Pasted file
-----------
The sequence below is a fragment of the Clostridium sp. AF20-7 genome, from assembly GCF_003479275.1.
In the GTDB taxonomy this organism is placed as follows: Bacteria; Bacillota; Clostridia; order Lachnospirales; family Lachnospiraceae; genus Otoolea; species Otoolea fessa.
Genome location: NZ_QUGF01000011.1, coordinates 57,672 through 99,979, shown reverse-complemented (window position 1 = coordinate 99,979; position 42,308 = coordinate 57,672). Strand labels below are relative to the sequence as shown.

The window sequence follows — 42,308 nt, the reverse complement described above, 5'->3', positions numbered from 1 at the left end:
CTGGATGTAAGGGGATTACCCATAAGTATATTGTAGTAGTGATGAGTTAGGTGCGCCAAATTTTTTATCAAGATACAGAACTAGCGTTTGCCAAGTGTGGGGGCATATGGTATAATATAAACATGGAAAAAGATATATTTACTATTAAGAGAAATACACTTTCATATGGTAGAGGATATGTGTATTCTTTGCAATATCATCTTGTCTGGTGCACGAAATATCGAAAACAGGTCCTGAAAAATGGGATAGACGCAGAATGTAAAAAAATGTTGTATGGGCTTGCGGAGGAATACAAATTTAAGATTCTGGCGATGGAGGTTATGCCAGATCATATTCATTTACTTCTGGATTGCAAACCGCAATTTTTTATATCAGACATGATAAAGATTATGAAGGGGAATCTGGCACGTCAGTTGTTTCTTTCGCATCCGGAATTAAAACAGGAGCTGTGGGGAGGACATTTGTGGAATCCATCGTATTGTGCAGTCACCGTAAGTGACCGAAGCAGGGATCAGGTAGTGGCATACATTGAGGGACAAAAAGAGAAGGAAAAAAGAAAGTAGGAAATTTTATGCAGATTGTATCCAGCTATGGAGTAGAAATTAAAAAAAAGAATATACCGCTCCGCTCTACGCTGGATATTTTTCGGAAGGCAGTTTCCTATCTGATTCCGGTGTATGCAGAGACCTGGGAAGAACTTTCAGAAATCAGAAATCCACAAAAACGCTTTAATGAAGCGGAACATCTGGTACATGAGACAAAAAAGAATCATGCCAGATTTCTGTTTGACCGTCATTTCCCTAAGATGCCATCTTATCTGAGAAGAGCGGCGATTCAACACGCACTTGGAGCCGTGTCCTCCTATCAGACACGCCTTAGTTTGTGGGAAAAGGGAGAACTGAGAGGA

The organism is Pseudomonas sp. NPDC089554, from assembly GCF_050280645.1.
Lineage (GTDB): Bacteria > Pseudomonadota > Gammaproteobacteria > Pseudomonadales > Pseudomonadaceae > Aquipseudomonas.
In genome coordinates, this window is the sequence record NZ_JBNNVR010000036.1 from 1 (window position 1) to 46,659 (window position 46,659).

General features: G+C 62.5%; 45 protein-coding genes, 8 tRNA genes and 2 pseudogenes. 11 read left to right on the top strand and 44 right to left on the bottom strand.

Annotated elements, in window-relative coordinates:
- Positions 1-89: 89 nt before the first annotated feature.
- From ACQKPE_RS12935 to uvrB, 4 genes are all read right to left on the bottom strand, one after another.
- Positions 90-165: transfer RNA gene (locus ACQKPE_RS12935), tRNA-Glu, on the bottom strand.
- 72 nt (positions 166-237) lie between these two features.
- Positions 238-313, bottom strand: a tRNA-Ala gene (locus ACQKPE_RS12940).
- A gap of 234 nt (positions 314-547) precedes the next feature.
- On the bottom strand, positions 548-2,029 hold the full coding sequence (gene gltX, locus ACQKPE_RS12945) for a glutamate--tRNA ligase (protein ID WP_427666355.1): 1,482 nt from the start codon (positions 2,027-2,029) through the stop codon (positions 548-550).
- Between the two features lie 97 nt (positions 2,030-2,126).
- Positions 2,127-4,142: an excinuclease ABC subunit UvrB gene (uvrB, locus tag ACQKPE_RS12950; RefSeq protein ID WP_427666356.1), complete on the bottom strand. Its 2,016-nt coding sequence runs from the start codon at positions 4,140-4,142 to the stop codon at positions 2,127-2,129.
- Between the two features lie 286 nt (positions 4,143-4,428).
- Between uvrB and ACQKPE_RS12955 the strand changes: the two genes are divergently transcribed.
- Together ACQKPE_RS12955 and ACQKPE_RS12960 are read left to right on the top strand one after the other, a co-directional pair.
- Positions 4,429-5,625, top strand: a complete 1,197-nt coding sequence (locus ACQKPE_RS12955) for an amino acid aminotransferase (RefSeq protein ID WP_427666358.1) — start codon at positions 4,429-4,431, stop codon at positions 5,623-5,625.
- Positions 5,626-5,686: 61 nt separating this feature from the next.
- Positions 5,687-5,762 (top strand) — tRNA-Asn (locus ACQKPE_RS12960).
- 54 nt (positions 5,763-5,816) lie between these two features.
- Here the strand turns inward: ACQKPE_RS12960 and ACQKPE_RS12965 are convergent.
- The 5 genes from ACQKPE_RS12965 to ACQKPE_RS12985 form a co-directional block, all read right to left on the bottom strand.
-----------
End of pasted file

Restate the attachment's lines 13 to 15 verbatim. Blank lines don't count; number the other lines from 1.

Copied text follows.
- Positions 90-165: transfer RNA gene (locus ACQKPE_RS12935), tRNA-Glu, on the bottom strand.
- 72 nt (positions 166-237) lie between these two features.
- Positions 238-313, bottom strand: a tRNA-Ala gene (locus ACQKPE_RS12940).